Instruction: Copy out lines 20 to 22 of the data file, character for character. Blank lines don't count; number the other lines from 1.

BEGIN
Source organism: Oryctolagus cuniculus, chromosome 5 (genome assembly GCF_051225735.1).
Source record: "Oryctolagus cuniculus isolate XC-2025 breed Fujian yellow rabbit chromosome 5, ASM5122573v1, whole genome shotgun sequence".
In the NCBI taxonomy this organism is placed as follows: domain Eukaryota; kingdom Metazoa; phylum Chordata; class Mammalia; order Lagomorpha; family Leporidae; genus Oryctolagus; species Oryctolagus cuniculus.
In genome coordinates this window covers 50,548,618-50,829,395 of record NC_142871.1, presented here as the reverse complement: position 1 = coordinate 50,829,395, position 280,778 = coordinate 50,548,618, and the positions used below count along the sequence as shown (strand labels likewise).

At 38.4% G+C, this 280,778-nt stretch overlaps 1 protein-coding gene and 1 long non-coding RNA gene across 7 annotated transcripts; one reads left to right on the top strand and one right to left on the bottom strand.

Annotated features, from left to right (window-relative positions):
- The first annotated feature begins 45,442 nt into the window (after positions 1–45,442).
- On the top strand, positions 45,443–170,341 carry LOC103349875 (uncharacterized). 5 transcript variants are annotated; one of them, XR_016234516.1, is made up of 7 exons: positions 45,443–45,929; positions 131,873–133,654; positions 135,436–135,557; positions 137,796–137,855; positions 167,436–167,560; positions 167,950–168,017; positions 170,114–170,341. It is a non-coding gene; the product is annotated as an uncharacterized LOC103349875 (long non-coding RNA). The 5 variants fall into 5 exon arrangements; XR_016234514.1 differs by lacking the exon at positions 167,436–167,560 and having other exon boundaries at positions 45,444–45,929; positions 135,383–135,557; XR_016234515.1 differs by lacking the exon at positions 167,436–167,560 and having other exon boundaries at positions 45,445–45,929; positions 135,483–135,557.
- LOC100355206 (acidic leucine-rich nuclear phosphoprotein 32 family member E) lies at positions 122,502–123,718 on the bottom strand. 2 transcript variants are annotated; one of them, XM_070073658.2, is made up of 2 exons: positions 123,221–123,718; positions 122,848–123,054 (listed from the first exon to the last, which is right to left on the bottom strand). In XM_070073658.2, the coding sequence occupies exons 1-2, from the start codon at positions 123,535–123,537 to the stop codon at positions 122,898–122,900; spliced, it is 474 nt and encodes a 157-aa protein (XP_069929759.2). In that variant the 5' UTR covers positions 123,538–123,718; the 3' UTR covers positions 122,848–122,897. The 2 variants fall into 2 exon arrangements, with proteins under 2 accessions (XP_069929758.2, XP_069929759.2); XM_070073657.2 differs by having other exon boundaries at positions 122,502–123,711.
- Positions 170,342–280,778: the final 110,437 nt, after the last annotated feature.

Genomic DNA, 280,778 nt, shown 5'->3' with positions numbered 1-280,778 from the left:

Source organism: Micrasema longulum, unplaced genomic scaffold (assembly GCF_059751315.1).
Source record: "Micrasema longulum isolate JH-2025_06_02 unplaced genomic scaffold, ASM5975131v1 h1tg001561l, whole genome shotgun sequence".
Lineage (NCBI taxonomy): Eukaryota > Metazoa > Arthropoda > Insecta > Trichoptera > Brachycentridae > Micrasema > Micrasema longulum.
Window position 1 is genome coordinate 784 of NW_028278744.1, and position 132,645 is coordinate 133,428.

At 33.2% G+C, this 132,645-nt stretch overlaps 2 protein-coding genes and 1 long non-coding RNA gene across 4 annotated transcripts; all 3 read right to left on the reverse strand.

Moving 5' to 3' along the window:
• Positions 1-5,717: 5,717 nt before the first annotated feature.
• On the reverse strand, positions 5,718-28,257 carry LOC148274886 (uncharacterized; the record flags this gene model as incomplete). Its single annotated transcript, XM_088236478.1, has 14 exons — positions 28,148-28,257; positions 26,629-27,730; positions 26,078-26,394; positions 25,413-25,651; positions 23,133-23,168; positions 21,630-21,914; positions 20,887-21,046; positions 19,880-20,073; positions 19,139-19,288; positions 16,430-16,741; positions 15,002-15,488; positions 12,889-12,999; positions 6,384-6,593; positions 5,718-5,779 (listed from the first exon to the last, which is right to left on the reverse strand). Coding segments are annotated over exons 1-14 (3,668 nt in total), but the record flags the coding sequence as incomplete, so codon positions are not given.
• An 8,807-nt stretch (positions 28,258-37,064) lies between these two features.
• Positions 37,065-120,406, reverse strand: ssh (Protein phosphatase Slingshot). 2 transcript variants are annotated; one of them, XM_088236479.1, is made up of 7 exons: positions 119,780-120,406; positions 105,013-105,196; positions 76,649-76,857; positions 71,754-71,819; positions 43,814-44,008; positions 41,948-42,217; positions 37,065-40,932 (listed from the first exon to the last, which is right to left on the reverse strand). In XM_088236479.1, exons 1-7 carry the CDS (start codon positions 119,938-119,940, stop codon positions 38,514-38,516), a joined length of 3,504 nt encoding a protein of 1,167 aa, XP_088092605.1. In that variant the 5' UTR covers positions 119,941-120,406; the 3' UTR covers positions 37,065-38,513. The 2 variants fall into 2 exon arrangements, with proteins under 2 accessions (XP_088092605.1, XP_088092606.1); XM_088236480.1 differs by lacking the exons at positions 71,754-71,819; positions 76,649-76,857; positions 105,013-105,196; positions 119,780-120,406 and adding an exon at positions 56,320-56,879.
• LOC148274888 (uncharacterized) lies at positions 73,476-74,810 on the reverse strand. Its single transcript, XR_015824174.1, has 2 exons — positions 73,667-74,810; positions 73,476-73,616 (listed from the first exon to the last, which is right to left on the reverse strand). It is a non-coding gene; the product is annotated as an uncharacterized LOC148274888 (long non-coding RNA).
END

• An 8,807-nt stretch (positions 28,258-37,064) lies between these two features.
• Positions 37,065-120,406, reverse strand: ssh (Protein phosphatase Slingshot). 2 transcript variants are annotated; one of them, XM_088236479.1, is made up of 7 exons: positions 119,780-120,406; positions 105,013-105,196; positions 76,649-76,857; positions 71,754-71,819; positions 43,814-44,008; positions 41,948-42,217; positions 37,065-40,932 (listed from the first exon to the last, which is right to left on the reverse strand). In XM_088236479.1, exons 1-7 carry the CDS (start codon positions 119,938-119,940, stop codon positions 38,514-38,516), a joined length of 3,504 nt encoding a protein of 1,167 aa, XP_088092605.1. In that variant the 5' UTR covers positions 119,941-120,406; the 3' UTR covers positions 37,065-38,513. The 2 variants fall into 2 exon arrangements, with proteins under 2 accessions (XP_088092605.1, XP_088092606.1); XM_088236480.1 differs by lacking the exons at positions 71,754-71,819; positions 76,649-76,857; positions 105,013-105,196; positions 119,780-120,406 and adding an exon at positions 56,320-56,879.
• LOC148274888 (uncharacterized) lies at positions 73,476-74,810 on the reverse strand. Its single transcript, XR_015824174.1, has 2 exons — positions 73,667-74,810; positions 73,476-73,616 (listed from the first exon to the last, which is right to left on the reverse strand). It is a non-coding gene; the product is annotated as an uncharacterized LOC148274888 (long non-coding RNA).